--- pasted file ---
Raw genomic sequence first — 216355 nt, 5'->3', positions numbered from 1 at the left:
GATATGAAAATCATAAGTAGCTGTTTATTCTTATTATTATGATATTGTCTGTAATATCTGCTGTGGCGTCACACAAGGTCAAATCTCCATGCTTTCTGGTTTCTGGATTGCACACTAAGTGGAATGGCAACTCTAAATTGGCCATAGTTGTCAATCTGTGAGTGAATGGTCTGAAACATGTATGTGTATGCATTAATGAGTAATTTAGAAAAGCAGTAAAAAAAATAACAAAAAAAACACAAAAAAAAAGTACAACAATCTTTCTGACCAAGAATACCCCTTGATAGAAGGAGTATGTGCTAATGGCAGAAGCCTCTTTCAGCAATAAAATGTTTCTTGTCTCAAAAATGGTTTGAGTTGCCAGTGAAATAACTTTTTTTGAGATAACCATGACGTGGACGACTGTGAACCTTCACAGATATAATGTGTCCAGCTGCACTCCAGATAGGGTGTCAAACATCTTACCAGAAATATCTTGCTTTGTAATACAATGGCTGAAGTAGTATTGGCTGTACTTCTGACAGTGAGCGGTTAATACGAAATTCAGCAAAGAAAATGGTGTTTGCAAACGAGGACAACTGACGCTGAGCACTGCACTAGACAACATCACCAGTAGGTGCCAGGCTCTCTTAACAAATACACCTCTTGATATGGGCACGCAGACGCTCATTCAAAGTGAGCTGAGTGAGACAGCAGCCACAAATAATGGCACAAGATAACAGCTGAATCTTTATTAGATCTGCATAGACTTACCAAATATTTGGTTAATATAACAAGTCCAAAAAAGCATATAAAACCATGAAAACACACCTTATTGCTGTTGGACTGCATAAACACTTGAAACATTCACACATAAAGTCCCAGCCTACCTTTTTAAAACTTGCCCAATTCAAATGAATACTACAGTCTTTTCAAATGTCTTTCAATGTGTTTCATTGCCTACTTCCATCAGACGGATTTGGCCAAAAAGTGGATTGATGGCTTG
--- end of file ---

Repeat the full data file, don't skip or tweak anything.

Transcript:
Raw genomic sequence first — 216355 nt, 5'->3', positions numbered from 1 at the left:
GATATGAAAATCATAAGTAGCTGTTTATTCTTATTATTATGATATTGTCTGTAATATCTGCTGTGGCGTCACACAAGGTCAAATCTCCATGCTTTCTGGTTTCTGGATTGCACACTAAGTGGAATGGCAACTCTAAATTGGCCATAGTTGTCAATCTGTGAGTGAATGGTCTGAAACATGTATGTGTATGCATTAATGAGTAATTTAGAAAAGCAGTAAAAAAAATAACAAAAAAAACACAAAAAAAAAGTACAACAATCTTTCTGACCAAGAATACCCCTTGATAGAAGGAGTATGTGCTAATGGCAGAAGCCTCTTTCAGCAATAAAATGTTTCTTGTCTCAAAAATGGTTTGAGTTGCCAGTGAAATAACTTTTTTTGAGATAACCATGACGTGGACGACTGTGAACCTTCACAGATATAATGTGTCCAGCTGCACTCCAGATAGGGTGTCAAACATCTTACCAGAAATATCTTGCTTTGTAATACAATGGCTGAAGTAGTATTGGCTGTACTTCTGACAGTGAGCGGTTAATACGAAATTCAGCAAAGAAAATGGTGTTTGCAAACGAGGACAACTGACGCTGAGCACTGCACTAGACAACATCACCAGTAGGTGCCAGGCTCTCTTAACAAATACACCTCTTGATATGGGCACGCAGACGCTCATTCAAAGTGAGCTGAGTGAGACAGCAGCCACAAATAATGGCACAAGATAACAGCTGAATCTTTATTAGATCTGCATAGACTTACCAAATATTTGGTTAATATAACAAGTCCAAAAAAGCATATAAAACCATGAAAACACACCTTATTGCTGTTGGACTGCATAAACACTTGAAACATTCACACATAAAGTCCCAGCCTACCTTTTTAAAACTTGCCCAATTCAAATGAATACTACAGTCTTTTCAAATGTCTTTCAATGTGTTTCATTGCCTACTTCCATCAGACGGATTTGGCCAAAAAGTGGATTGATGGCTTG